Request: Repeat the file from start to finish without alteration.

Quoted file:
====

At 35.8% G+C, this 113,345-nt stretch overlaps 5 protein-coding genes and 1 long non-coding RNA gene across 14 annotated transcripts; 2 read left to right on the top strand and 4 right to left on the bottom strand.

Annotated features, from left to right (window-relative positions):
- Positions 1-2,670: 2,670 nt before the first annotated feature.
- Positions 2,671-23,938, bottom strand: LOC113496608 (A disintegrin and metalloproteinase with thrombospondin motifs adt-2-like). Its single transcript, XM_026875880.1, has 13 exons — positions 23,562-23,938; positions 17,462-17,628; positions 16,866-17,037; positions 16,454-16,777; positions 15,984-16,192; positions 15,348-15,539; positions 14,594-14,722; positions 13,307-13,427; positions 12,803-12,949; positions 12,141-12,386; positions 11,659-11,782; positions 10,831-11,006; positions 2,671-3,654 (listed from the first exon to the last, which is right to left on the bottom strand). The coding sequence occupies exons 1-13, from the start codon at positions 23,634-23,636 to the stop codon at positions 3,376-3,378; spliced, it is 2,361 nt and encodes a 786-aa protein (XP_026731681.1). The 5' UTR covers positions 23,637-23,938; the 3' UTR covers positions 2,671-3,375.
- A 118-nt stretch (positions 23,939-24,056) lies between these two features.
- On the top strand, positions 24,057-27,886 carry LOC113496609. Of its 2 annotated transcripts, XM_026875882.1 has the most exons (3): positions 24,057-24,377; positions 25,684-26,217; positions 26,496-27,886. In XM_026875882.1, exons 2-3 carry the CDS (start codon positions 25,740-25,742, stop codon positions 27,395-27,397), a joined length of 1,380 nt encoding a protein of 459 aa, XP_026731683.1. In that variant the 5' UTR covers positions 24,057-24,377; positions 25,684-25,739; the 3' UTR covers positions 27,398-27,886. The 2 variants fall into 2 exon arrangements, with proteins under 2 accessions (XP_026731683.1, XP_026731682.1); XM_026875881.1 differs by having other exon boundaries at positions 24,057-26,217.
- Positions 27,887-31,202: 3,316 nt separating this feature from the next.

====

At 35.8% G+C, this 113,345-nt stretch overlaps 5 protein-coding genes and 1 long non-coding RNA gene across 14 annotated transcripts; 2 read left to right on the top strand and 4 right to left on the bottom strand.

Annotated features, from left to right (window-relative positions):
- Positions 1-2,670: 2,670 nt before the first annotated feature.
- Positions 2,671-23,938, bottom strand: LOC113496608 (A disintegrin and metalloproteinase with thrombospondin motifs adt-2-like). Its single transcript, XM_026875880.1, has 13 exons — positions 23,562-23,938; positions 17,462-17,628; positions 16,866-17,037; positions 16,454-16,777; positions 15,984-16,192; positions 15,348-15,539; positions 14,594-14,722; positions 13,307-13,427; positions 12,803-12,949; positions 12,141-12,386; positions 11,659-11,782; positions 10,831-11,006; positions 2,671-3,654 (listed from the first exon to the last, which is right to left on the bottom strand). The coding sequence occupies exons 1-13, from the start codon at positions 23,634-23,636 to the stop codon at positions 3,376-3,378; spliced, it is 2,361 nt and encodes a 786-aa protein (XP_026731681.1). The 5' UTR covers positions 23,637-23,938; the 3' UTR covers positions 2,671-3,375.
- A 118-nt stretch (positions 23,939-24,056) lies between these two features.
- On the top strand, positions 24,057-27,886 carry LOC113496609. Of its 2 annotated transcripts, XM_026875882.1 has the most exons (3): positions 24,057-24,377; positions 25,684-26,217; positions 26,496-27,886. In XM_026875882.1, exons 2-3 carry the CDS (start codon positions 25,740-25,742, stop codon positions 27,395-27,397), a joined length of 1,380 nt encoding a protein of 459 aa, XP_026731683.1. In that variant the 5' UTR covers positions 24,057-24,377; positions 25,684-25,739; the 3' UTR covers positions 27,398-27,886. The 2 variants fall into 2 exon arrangements, with proteins under 2 accessions (XP_026731683.1, XP_026731682.1); XM_026875881.1 differs by having other exon boundaries at positions 24,057-26,217.
- Positions 27,887-31,202: 3,316 nt separating this feature from the next.